Subject: Potential Service Disruptions in SCADA Systems.

Purpose: To inform pipeline owners and operators of the potential for service disruptions in SCADA systems caused by maintenance or enhancements of SCADA system configuration and other critical databases, and the possibility of those disruptions leading to or aggravating pipeline releases.

Advisory: Each pipeline owner or operator should review their procedures for the upgrading, configuring, maintaining, and enhancing its SCADA system. If not well thought out and thoroughly tested, such changes could cause inadvertent service disruptions in the SCADA system. Resulting conditions could may impede controllers responsible for operating the pipeline from promptly recognizing and reacting to abnormal conditions, and could potentially impact the controllers' abilities to restore normal operations. Owners and operators should ensure that SCADA system modifications do not degrade overall SCADA performance to an unacceptable level. To further reduce the potential effect of service disruptions, responsible personnel should coordinate significant and non-routine SCADA modifications to occur at times when no significant changes to pipeline operations are anticipated.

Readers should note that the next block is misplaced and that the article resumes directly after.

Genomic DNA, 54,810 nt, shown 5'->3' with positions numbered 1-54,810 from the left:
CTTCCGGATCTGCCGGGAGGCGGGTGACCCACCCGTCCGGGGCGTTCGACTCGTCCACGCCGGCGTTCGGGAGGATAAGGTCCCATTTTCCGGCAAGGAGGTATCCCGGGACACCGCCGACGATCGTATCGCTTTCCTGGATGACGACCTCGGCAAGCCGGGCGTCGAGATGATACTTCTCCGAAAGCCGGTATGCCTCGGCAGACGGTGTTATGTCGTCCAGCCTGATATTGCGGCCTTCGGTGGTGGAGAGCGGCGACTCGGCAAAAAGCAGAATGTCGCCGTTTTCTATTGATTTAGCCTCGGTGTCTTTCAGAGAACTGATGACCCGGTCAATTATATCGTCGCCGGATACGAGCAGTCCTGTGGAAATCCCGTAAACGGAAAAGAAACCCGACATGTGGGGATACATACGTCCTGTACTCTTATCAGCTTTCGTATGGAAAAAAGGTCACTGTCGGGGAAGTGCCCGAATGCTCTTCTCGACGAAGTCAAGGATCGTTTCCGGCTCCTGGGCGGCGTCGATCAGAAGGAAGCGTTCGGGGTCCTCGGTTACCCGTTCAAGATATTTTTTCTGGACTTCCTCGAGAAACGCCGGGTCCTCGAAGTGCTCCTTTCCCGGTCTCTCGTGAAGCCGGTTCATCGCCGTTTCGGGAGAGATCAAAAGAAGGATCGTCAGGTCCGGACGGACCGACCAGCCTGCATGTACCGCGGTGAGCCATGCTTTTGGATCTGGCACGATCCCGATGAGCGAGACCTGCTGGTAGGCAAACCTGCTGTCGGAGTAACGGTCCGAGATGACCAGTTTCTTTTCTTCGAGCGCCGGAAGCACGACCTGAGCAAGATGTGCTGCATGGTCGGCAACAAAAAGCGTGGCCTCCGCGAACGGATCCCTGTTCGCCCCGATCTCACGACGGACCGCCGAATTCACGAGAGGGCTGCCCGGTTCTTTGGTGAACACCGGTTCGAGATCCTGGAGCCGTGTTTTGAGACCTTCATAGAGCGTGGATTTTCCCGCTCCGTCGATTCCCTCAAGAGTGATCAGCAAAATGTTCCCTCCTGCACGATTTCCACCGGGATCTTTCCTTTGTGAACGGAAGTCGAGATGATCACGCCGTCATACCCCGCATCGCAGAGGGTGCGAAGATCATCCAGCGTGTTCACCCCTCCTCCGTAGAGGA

It is good practice for owners and operators of pipeline systems to periodically review their SCADA system configurations, operating procedures, and performance measurements to ensure that the SCADA computer servers are functioning as intended. Owners and operators should consider using off-line or development workstations/servers to help ensure that impending changes are tested as thoroughly as possible before moving the changes into production. Although off-line or development workstations can be valuable, they may not fully represent timing, load and other factors that will be present in the production environment. System modifications should be implemented via structured and managed processes to reduce the likelihood of unforeseen problems. Such controlled processes are especially important if an owner or operator makes changes directly in the on-line environment.